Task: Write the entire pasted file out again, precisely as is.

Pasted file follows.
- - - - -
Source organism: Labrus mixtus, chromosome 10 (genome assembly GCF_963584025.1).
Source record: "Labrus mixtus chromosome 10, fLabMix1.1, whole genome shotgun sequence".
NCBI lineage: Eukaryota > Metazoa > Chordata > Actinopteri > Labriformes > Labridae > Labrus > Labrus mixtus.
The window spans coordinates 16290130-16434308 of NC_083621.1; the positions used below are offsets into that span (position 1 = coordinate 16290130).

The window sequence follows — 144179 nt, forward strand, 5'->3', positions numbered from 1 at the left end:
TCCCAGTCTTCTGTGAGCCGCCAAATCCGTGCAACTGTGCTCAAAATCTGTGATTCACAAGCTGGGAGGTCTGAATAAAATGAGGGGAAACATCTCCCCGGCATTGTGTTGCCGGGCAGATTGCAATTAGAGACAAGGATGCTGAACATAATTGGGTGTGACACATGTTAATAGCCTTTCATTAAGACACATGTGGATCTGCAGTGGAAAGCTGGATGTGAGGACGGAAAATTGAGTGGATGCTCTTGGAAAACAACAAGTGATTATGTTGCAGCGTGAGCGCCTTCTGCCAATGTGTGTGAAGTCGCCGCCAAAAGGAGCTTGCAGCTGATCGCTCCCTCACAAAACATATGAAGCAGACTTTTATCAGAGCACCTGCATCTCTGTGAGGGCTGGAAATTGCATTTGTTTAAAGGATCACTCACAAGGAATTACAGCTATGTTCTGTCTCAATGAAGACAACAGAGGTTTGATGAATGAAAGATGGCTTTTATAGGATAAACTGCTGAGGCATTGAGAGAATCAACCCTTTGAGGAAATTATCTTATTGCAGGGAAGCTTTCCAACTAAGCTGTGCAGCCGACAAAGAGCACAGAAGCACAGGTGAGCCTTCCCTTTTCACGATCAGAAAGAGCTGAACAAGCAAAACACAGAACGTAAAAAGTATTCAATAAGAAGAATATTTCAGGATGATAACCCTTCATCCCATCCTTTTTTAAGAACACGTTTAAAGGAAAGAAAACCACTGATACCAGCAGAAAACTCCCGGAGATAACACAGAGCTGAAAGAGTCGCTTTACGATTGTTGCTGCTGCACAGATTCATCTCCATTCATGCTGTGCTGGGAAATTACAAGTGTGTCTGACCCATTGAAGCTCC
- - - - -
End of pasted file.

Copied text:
Source organism: Labrus mixtus, chromosome 10 (genome assembly GCF_963584025.1).
Source record: "Labrus mixtus chromosome 10, fLabMix1.1, whole genome shotgun sequence".
NCBI lineage: Eukaryota > Metazoa > Chordata > Actinopteri > Labriformes > Labridae > Labrus > Labrus mixtus.
The window spans coordinates 16290130-16434308 of NC_083621.1; the positions used below are offsets into that span (position 1 = coordinate 16290130).

The window sequence follows — 144179 nt, forward strand, 5'->3', positions numbered from 1 at the left end:
TCCCAGTCTTCTGTGAGCCGCCAAATCCGTGCAACTGTGCTCAAAATCTGTGATTCACAAGCTGGGAGGTCTGAATAAAATGAGGGGAAACATCTCCCCGGCATTGTGTTGCCGGGCAGATTGCAATTAGAGACAAGGATGCTGAACATAATTGGGTGTGACACATGTTAATAGCCTTTCATTAAGACACATGTGGATCTGCAGTGGAAAGCTGGATGTGAGGACGGAAAATTGAGTGGATGCTCTTGGAAAACAACAAGTGATTATGTTGCAGCGTGAGCGCCTTCTGCCAATGTGTGTGAAGTCGCCGCCAAAAGGAGCTTGCAGCTGATCGCTCCCTCACAAAACATATGAAGCAGACTTTTATCAGAGCACCTGCATCTCTGTGAGGGCTGGAAATTGCATTTGTTTAAAGGATCACTCACAAGGAATTACAGCTATGTTCTGTCTCAATGAAGACAACAGAGGTTTGATGAATGAAAGATGGCTTTTATAGGATAAACTGCTGAGGCATTGAGAGAATCAACCCTTTGAGGAAATTATCTTATTGCAGGGAAGCTTTCCAACTAAGCTGTGCAGCCGACAAAGAGCACAGAAGCACAGGTGAGCCTTCCCTTTTCACGATCAGAAAGAGCTGAACAAGCAAAACACAGAACGTAAAAAGTATTCAATAAGAAGAATATTTCAGGATGATAACCCTTCATCCCATCCTTTTTTAAGAACACGTTTAAAGGAAAGAAAACCACTGATACCAGCAGAAAACTCCCGGAGATAACACAGAGCTGAAAGAGTCGCTTTACGATTGTTGCTGCTGCACAGATTCATCTCCATTCATGCTGTGCTGGGAAATTACAAGTGTGTCTGACCCATTGAAGCTCC